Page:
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Hubble Space Telescope
The Hubble Space Telescope gets its final close-up after a shuttle servicing mission in 2009. (NASA Photo)

The 28-year-old Hubble Space Telescope is temporarily out of service, due to the failure of one of its gyroscopic pointing devices, but scientists say they’re working on a Plan B.

Today NASA confirmed reports that Hubble scientists such as deputy mission head Rachel Osten were passing along over the weekend: One of the telescope’s three active gyros had failed on Friday, which hampered the telescope’s ability to point at astronomical targets for long periods.

NASA said that Hubble’s instruments were still fully operational, and that mission managers were working to address the gyro issue:

“Built with multiple redundancies, Hubble had six new gyros installed during Servicing Mission-4 in 2009. Hubble usually uses three gyros at a time for maximum efficiency, but can continue to make scientific observations with just one.

“The gyro that failed had been exhibiting end-of-life behavior for approximately a year, and its failure was not unexpected; two other gyros of the same type had already failed. The remaining three gyros available for use are technically enhanced and therefore expected to have significantly longer operational lives.”

Only two of those enhanced gyros are currently running. The third one hasn’t been performing at the level required for operations, NASA said. Experts at NASA’s Goddard Space Flight Center and the Space Telescope Science Institute are analyzing the situation and conducting tests to find out whether the third gyro can be recovered.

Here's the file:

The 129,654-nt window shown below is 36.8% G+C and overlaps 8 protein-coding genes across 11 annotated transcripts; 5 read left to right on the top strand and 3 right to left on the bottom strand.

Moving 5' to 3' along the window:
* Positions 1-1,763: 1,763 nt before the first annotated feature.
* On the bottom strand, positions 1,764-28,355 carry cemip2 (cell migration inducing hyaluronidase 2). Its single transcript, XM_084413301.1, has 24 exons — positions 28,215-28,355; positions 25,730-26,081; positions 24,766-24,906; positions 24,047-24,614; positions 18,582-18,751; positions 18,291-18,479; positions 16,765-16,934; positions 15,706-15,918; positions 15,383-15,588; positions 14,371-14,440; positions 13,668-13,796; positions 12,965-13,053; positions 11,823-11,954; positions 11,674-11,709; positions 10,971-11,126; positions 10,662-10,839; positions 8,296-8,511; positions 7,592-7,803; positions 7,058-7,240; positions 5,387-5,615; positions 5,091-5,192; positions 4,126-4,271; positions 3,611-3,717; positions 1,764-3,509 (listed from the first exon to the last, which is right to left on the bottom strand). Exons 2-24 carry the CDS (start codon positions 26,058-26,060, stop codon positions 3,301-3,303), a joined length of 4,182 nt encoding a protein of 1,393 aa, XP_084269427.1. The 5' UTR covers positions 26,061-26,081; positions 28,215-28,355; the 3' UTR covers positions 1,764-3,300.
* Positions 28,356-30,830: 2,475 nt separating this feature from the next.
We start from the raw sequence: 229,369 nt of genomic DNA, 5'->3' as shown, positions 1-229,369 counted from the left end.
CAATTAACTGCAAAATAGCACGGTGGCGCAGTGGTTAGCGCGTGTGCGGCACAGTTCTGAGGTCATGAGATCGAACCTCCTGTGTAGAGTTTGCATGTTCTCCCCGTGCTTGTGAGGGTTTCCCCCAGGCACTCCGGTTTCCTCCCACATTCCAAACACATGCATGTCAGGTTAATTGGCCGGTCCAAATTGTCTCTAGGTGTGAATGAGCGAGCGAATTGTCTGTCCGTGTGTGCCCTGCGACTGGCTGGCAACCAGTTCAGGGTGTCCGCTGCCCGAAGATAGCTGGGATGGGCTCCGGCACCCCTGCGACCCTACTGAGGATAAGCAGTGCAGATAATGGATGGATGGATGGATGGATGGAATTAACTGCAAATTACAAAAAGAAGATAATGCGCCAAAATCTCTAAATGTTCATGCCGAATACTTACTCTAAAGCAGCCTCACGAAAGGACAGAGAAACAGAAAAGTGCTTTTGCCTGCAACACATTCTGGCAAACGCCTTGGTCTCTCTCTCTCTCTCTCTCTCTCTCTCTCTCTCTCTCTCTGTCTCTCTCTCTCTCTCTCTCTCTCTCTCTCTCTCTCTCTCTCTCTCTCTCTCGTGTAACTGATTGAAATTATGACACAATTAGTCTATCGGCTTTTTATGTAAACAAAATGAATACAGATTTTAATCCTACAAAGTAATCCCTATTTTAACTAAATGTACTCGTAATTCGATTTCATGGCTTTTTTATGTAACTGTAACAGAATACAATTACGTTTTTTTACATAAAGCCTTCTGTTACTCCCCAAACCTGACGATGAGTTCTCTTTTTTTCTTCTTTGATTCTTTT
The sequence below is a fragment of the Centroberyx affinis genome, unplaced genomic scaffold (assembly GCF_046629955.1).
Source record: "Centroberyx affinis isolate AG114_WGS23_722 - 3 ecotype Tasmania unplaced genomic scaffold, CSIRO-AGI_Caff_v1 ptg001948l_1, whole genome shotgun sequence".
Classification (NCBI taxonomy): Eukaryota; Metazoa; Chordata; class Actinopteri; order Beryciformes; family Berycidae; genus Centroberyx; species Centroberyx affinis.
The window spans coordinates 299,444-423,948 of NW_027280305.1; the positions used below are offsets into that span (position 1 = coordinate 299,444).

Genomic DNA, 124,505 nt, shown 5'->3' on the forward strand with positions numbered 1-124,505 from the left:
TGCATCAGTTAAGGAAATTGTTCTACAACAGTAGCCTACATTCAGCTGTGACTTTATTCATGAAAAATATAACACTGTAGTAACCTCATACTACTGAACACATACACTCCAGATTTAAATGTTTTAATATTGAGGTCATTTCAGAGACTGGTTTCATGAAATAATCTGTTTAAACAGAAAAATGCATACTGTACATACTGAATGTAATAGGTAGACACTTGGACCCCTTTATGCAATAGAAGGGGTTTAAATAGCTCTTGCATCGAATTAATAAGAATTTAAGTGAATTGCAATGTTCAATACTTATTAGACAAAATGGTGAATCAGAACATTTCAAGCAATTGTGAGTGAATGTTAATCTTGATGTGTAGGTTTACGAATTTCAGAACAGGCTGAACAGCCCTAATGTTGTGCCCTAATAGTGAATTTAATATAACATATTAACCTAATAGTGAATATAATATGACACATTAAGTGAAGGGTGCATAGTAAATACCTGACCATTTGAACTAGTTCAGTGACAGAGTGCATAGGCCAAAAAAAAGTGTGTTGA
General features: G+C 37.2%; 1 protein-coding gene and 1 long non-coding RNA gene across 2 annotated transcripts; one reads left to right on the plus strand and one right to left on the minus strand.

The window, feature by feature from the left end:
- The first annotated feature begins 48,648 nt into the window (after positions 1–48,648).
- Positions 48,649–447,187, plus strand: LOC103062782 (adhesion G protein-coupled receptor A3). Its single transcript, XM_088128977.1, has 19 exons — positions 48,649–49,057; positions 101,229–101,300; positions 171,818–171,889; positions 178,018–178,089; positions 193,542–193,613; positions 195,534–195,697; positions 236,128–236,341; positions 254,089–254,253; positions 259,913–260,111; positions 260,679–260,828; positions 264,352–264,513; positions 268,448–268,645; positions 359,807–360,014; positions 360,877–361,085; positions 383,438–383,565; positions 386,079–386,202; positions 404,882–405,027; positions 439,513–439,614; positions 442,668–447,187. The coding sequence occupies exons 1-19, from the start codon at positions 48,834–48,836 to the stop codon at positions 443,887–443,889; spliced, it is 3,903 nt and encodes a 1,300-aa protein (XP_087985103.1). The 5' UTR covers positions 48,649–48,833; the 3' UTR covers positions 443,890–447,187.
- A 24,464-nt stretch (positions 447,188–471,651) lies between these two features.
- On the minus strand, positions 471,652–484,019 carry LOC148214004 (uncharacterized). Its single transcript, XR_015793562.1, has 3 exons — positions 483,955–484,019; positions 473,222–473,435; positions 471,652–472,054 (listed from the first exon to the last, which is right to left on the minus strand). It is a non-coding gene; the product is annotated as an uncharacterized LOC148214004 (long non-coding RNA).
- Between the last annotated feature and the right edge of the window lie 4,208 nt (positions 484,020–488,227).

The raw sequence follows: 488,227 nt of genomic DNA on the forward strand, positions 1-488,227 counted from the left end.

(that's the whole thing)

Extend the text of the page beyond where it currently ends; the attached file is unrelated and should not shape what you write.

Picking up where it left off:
If it can’t be recovered, Hubble will go into one-gyro mode, and hold the second working gyro in reserve. “While reduced-gyro mode offers less sky coverage at any particular time, there is relatively limited impact on the overall scientific capabilities,” NASA said.

The news came as a shock to the fans of the venerable space telescope, which has sent down jaw-dropping images and data to address cosmic conundrums ranging from planetary origins to the age of the universe. Most recently, the telescope helped scientists firm up their evidence for the first detection of a moon circling an exoplanet.

Hubble’s success is due in no small part to five servicing missions flown by space shuttle crews, including an initial visit in 1993 to fix the telescope’s flawed optics and the final visit in 2009 that replaced the gyros and provided additional upgrades.

Since the shuttle fleet was retired in 2011, there’s been no possibility to send a repair crew. The telescope has been on its own, but so far, the team’s scientists and engineers have been able to work around any maintenance snags.

Osten voiced confidence that such would be the case this time as well. Here’s how she laid out the prognosis in a series of tweets:

Astronomers have been hoping that Hubble will continue to operate long enough to cover the transition to NASA’s next-generation James Webb Space Telescope. As recently as last year, Webb was scheduled for launch in 2018, but a series of engineering setbacks and missteps has delayed liftoff until 2021 at the earliest.

Update for 12:50 p.m. PT Oct. 8: We’ve added NASA’s statement on the gyro issue.

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